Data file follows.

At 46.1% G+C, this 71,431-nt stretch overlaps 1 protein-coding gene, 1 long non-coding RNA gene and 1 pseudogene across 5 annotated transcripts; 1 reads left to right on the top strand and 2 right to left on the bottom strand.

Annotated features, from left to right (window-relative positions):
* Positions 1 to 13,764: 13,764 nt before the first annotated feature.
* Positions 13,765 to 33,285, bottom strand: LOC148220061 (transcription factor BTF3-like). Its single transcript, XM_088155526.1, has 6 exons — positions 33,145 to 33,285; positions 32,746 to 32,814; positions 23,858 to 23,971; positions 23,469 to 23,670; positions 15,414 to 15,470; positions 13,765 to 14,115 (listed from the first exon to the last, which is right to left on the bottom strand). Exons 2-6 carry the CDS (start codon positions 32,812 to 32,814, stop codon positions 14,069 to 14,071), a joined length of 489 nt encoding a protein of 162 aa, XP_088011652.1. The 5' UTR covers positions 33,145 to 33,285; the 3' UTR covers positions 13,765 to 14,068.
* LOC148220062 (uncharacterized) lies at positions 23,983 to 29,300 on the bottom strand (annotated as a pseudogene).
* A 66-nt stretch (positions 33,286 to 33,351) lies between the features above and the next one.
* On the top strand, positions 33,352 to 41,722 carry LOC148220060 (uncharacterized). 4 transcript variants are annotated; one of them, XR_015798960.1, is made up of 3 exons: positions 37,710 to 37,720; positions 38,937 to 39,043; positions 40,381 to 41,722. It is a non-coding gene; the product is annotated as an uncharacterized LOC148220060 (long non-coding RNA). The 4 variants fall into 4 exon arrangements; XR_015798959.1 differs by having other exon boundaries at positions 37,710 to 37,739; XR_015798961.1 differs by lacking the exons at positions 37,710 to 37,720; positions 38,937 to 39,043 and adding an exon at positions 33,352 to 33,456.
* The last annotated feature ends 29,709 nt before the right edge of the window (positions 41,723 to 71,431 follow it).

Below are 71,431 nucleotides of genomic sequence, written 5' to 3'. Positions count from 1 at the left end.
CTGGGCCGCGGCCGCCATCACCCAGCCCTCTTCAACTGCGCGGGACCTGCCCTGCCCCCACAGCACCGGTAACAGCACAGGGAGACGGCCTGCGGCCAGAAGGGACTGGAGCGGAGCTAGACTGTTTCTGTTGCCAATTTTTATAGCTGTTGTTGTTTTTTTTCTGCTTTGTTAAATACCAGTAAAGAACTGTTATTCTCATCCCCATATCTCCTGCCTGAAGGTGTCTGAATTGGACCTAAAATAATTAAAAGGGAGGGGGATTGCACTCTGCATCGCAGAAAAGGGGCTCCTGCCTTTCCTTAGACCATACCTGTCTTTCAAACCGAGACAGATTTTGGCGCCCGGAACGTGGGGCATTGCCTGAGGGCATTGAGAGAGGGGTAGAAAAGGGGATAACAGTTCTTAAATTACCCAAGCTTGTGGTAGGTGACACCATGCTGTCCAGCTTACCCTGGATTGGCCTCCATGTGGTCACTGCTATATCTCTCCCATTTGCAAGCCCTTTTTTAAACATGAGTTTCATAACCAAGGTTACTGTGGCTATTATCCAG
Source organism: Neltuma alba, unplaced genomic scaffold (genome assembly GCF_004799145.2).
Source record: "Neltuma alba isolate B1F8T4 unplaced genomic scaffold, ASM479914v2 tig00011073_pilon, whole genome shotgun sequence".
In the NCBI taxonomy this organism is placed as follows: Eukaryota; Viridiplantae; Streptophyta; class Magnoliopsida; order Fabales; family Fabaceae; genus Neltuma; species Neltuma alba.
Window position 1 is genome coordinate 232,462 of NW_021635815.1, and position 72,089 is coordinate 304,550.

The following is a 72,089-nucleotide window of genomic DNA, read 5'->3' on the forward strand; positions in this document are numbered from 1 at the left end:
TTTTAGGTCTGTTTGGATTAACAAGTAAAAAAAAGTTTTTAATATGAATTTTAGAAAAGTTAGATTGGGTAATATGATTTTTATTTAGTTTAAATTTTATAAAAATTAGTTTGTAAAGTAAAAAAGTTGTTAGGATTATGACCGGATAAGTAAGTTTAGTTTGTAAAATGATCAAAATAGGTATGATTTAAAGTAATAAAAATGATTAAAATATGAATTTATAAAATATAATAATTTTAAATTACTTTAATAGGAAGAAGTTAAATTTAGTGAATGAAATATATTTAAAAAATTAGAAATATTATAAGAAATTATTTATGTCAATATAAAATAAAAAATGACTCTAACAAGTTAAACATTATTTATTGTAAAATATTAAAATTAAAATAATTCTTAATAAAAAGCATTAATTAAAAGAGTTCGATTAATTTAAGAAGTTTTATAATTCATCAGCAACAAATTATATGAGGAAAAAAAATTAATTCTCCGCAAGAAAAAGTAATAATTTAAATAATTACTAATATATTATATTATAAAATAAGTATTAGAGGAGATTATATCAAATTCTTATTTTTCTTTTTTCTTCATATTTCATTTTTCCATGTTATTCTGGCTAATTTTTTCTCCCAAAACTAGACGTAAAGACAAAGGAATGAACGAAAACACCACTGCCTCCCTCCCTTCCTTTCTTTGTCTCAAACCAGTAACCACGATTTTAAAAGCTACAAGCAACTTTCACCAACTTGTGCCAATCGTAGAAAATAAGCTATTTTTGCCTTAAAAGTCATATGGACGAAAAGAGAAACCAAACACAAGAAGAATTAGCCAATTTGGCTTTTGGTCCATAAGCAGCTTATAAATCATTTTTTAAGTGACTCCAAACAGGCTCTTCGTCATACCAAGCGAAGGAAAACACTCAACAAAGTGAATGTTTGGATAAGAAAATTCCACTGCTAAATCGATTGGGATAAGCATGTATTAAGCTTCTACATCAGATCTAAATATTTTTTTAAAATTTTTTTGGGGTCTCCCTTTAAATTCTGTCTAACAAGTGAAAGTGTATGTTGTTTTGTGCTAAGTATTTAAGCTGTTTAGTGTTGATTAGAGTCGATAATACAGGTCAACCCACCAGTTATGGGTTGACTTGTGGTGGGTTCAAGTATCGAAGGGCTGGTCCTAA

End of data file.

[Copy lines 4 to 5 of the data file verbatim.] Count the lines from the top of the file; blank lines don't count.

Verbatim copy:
* Positions 13,765 to 33,285, bottom strand: LOC148220061 (transcription factor BTF3-like). Its single transcript, XM_088155526.1, has 6 exons — positions 33,145 to 33,285; positions 32,746 to 32,814; positions 23,858 to 23,971; positions 23,469 to 23,670; positions 15,414 to 15,470; positions 13,765 to 14,115 (listed from the first exon to the last, which is right to left on the bottom strand). Exons 2-6 carry the CDS (start codon positions 32,812 to 32,814, stop codon positions 14,069 to 14,071), a joined length of 489 nt encoding a protein of 162 aa, XP_088011652.1. The 5' UTR covers positions 33,145 to 33,285; the 3' UTR covers positions 13,765 to 14,068.
* LOC148220062 (uncharacterized) lies at positions 23,983 to 29,300 on the bottom strand (annotated as a pseudogene).